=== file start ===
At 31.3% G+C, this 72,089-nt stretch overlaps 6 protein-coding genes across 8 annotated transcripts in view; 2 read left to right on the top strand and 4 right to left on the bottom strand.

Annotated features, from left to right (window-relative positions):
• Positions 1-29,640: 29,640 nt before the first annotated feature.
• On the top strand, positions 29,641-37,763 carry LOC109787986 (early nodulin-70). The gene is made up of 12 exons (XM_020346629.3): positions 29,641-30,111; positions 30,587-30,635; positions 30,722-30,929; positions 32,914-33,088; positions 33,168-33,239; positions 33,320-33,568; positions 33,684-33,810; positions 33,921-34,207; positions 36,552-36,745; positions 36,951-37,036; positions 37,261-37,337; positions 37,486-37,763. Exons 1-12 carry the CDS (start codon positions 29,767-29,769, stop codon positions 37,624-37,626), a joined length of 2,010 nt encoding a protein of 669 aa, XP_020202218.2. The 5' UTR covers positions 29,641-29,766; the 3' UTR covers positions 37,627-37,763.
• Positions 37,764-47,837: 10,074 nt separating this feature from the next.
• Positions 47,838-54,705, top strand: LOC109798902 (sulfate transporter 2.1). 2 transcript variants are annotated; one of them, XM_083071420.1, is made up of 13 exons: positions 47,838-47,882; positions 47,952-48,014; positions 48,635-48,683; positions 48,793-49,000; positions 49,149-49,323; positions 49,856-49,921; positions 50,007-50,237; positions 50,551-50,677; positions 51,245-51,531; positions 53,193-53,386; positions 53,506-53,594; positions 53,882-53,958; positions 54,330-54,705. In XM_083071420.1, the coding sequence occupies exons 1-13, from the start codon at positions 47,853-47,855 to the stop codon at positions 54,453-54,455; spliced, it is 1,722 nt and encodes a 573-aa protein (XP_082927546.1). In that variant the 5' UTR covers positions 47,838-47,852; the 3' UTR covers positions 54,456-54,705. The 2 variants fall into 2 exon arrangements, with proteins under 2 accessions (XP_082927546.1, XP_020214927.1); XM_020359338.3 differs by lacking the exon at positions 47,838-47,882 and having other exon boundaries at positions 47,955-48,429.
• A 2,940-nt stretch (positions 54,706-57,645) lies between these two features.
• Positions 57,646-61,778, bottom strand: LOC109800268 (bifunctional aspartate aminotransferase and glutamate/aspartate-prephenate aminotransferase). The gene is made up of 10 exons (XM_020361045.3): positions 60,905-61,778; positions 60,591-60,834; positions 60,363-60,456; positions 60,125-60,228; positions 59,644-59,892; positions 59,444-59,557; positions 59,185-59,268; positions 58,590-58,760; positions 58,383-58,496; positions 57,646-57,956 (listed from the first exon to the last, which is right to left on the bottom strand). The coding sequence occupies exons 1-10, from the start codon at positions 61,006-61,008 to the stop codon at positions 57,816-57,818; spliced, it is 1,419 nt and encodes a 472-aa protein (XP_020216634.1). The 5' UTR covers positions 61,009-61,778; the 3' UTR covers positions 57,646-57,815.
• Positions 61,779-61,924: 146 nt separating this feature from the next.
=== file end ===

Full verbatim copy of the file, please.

At 31.3% G+C, this 72,089-nt stretch overlaps 6 protein-coding genes across 8 annotated transcripts in view; 2 read left to right on the top strand and 4 right to left on the bottom strand.

Annotated features, from left to right (window-relative positions):
• Positions 1-29,640: 29,640 nt before the first annotated feature.
• On the top strand, positions 29,641-37,763 carry LOC109787986 (early nodulin-70). The gene is made up of 12 exons (XM_020346629.3): positions 29,641-30,111; positions 30,587-30,635; positions 30,722-30,929; positions 32,914-33,088; positions 33,168-33,239; positions 33,320-33,568; positions 33,684-33,810; positions 33,921-34,207; positions 36,552-36,745; positions 36,951-37,036; positions 37,261-37,337; positions 37,486-37,763. Exons 1-12 carry the CDS (start codon positions 29,767-29,769, stop codon positions 37,624-37,626), a joined length of 2,010 nt encoding a protein of 669 aa, XP_020202218.2. The 5' UTR covers positions 29,641-29,766; the 3' UTR covers positions 37,627-37,763.
• Positions 37,764-47,837: 10,074 nt separating this feature from the next.
• Positions 47,838-54,705, top strand: LOC109798902 (sulfate transporter 2.1). 2 transcript variants are annotated; one of them, XM_083071420.1, is made up of 13 exons: positions 47,838-47,882; positions 47,952-48,014; positions 48,635-48,683; positions 48,793-49,000; positions 49,149-49,323; positions 49,856-49,921; positions 50,007-50,237; positions 50,551-50,677; positions 51,245-51,531; positions 53,193-53,386; positions 53,506-53,594; positions 53,882-53,958; positions 54,330-54,705. In XM_083071420.1, the coding sequence occupies exons 1-13, from the start codon at positions 47,853-47,855 to the stop codon at positions 54,453-54,455; spliced, it is 1,722 nt and encodes a 573-aa protein (XP_082927546.1). In that variant the 5' UTR covers positions 47,838-47,852; the 3' UTR covers positions 54,456-54,705. The 2 variants fall into 2 exon arrangements, with proteins under 2 accessions (XP_082927546.1, XP_020214927.1); XM_020359338.3 differs by lacking the exon at positions 47,838-47,882 and having other exon boundaries at positions 47,955-48,429.
• A 2,940-nt stretch (positions 54,706-57,645) lies between these two features.
• Positions 57,646-61,778, bottom strand: LOC109800268 (bifunctional aspartate aminotransferase and glutamate/aspartate-prephenate aminotransferase). The gene is made up of 10 exons (XM_020361045.3): positions 60,905-61,778; positions 60,591-60,834; positions 60,363-60,456; positions 60,125-60,228; positions 59,644-59,892; positions 59,444-59,557; positions 59,185-59,268; positions 58,590-58,760; positions 58,383-58,496; positions 57,646-57,956 (listed from the first exon to the last, which is right to left on the bottom strand). The coding sequence occupies exons 1-10, from the start codon at positions 61,006-61,008 to the stop codon at positions 57,816-57,818; spliced, it is 1,419 nt and encodes a 472-aa protein (XP_020216634.1). The 5' UTR covers positions 61,009-61,778; the 3' UTR covers positions 57,646-57,815.
• Positions 61,779-61,924: 146 nt separating this feature from the next.